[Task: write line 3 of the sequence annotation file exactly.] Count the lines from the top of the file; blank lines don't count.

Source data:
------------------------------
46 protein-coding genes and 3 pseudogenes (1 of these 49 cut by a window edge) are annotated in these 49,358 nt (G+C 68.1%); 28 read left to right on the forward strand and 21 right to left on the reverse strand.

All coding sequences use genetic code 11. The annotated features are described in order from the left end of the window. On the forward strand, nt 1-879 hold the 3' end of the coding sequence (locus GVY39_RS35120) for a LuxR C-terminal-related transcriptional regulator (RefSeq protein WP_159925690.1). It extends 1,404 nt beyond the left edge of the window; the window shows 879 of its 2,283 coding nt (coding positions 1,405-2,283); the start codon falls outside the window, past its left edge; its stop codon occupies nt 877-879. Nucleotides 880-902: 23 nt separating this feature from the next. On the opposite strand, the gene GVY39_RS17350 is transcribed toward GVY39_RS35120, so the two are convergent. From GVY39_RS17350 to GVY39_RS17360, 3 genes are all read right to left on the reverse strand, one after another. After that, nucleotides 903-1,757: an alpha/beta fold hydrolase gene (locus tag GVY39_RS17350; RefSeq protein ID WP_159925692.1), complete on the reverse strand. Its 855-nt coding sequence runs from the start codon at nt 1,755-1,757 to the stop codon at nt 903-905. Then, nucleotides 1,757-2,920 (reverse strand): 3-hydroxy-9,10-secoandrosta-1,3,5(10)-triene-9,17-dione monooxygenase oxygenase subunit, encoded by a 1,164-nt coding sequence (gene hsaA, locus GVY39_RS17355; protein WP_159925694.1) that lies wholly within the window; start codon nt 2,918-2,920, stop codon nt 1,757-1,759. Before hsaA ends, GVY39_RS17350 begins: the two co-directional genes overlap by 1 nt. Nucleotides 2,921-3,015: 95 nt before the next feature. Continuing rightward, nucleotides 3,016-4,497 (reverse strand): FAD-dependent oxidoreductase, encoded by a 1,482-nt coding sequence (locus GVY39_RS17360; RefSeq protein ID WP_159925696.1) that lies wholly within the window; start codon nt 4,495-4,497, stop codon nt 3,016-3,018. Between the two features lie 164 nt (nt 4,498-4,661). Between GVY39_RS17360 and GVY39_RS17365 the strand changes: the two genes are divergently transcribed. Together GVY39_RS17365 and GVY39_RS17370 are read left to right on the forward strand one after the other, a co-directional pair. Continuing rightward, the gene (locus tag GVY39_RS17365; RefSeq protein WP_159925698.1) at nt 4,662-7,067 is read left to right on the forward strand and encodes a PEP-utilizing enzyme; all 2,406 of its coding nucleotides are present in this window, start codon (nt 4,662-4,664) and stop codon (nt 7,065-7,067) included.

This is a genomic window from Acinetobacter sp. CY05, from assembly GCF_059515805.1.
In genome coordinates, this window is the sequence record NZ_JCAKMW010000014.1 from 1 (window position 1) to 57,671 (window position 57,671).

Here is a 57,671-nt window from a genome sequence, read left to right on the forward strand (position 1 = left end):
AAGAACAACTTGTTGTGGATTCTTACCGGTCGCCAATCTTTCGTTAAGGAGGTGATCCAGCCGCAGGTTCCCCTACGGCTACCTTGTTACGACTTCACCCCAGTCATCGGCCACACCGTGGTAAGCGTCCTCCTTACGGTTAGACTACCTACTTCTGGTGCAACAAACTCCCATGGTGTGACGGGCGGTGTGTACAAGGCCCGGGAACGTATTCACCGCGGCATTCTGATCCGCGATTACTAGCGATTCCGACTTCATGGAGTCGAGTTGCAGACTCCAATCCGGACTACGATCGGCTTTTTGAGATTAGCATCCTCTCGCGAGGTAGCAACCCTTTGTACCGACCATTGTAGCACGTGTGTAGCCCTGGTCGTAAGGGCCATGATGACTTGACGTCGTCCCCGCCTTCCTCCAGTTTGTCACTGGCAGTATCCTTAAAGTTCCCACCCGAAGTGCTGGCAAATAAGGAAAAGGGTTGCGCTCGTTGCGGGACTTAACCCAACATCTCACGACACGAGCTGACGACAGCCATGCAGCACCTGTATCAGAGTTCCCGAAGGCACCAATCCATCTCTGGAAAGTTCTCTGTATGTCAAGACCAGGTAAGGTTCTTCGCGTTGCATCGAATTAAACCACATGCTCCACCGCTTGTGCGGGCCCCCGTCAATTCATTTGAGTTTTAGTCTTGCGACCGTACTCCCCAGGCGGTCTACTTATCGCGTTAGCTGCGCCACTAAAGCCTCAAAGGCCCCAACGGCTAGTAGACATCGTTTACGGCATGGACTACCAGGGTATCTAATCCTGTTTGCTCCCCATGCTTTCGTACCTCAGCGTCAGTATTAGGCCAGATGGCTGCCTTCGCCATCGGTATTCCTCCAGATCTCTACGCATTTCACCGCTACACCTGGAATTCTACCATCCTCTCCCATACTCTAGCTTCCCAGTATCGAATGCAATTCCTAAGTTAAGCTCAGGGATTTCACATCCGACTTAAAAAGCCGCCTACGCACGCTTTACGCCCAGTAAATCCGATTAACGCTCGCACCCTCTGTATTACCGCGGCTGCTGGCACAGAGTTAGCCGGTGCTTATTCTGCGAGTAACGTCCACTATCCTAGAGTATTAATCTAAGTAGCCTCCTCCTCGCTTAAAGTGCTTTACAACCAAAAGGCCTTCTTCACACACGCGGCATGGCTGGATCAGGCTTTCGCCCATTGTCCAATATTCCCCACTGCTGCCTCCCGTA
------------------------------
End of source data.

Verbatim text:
This is a genomic window from Acinetobacter sp. CY05, from assembly GCF_059515805.1.